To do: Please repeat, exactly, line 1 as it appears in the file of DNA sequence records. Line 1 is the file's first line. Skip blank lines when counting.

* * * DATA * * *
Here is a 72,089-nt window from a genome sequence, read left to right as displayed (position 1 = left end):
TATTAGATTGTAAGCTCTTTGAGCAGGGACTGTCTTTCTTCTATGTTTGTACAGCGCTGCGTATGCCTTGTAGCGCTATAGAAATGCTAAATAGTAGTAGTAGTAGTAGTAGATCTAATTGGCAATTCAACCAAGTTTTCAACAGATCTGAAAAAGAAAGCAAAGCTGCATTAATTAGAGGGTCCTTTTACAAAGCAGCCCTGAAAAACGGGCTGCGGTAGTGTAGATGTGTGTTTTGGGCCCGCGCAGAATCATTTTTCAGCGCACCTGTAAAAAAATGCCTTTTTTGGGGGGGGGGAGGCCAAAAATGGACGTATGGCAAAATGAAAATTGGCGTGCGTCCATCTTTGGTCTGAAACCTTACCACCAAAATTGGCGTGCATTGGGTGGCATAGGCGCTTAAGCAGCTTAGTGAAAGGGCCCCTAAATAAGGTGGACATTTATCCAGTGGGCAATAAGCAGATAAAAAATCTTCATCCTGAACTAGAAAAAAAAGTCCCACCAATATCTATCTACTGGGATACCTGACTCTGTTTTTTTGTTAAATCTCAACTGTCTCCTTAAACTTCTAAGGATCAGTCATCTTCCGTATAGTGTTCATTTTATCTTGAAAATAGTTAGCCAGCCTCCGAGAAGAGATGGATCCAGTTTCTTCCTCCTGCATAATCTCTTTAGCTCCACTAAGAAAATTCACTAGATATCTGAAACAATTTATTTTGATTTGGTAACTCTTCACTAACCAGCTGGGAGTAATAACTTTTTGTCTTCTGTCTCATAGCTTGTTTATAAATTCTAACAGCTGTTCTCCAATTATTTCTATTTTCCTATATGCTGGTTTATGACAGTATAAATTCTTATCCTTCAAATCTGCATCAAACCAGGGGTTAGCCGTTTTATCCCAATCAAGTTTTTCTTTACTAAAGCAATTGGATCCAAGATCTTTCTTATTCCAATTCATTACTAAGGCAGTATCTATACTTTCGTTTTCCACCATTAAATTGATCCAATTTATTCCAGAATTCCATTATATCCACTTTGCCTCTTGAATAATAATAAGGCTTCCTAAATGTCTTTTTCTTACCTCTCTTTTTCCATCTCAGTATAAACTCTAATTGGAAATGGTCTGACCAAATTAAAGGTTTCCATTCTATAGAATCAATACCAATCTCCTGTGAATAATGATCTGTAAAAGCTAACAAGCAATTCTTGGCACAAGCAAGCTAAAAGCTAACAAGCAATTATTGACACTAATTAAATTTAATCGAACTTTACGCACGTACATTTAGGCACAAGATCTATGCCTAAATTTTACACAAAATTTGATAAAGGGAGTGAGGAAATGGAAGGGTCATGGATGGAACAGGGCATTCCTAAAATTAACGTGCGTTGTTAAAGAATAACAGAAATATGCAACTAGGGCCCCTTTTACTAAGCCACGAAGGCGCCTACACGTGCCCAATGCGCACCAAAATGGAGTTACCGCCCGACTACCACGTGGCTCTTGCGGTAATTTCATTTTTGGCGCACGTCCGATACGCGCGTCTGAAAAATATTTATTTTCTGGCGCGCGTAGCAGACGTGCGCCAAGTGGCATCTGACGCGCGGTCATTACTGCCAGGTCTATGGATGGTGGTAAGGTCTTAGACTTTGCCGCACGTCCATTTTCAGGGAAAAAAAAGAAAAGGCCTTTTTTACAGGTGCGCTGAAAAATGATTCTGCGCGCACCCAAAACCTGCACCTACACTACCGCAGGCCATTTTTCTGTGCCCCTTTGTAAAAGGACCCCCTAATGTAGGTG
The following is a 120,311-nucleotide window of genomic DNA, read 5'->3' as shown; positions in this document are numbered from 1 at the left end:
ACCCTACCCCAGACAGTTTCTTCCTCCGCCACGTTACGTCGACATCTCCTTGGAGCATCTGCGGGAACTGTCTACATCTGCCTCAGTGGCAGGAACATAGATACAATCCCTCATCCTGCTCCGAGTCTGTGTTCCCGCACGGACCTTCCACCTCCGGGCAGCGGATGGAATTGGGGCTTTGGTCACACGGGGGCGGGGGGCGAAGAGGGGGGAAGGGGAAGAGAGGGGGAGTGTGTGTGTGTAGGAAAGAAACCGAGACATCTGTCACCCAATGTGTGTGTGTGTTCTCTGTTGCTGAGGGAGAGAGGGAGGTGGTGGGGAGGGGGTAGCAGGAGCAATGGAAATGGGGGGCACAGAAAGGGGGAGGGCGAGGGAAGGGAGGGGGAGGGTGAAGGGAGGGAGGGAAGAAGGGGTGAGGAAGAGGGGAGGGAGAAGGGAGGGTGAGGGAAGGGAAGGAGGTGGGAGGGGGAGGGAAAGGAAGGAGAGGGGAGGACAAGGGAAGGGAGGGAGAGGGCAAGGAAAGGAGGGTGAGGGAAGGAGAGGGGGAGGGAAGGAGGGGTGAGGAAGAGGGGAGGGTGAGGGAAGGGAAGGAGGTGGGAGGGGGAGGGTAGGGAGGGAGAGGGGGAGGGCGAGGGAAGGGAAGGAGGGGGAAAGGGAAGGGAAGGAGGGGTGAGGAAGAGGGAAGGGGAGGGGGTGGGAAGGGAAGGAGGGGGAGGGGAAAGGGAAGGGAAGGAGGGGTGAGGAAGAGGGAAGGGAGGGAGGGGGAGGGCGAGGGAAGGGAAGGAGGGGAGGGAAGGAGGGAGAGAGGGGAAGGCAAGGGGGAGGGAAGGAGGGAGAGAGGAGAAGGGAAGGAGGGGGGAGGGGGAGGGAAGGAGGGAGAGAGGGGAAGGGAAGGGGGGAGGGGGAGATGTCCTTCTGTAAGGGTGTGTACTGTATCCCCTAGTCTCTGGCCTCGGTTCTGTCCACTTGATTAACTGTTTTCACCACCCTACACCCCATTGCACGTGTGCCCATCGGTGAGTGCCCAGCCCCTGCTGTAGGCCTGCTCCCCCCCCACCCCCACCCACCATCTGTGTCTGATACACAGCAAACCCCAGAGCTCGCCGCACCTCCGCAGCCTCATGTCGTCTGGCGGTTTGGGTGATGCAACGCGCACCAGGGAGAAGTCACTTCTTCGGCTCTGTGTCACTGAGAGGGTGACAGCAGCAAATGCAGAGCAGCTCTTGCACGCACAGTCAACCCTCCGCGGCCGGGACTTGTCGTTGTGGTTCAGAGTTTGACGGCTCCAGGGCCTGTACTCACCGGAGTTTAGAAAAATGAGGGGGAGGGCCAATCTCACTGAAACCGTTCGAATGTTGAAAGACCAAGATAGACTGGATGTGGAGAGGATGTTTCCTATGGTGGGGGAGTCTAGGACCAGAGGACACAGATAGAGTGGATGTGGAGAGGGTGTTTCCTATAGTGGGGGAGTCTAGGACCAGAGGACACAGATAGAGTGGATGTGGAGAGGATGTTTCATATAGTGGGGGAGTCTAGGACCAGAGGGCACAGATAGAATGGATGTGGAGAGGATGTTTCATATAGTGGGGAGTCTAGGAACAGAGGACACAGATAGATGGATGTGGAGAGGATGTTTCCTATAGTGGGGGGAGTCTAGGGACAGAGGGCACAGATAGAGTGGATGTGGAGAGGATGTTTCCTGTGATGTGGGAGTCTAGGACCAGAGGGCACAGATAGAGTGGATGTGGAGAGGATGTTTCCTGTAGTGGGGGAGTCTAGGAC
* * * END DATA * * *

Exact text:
Here is a 72,089-nt window from a genome sequence, read left to right as displayed (position 1 = left end):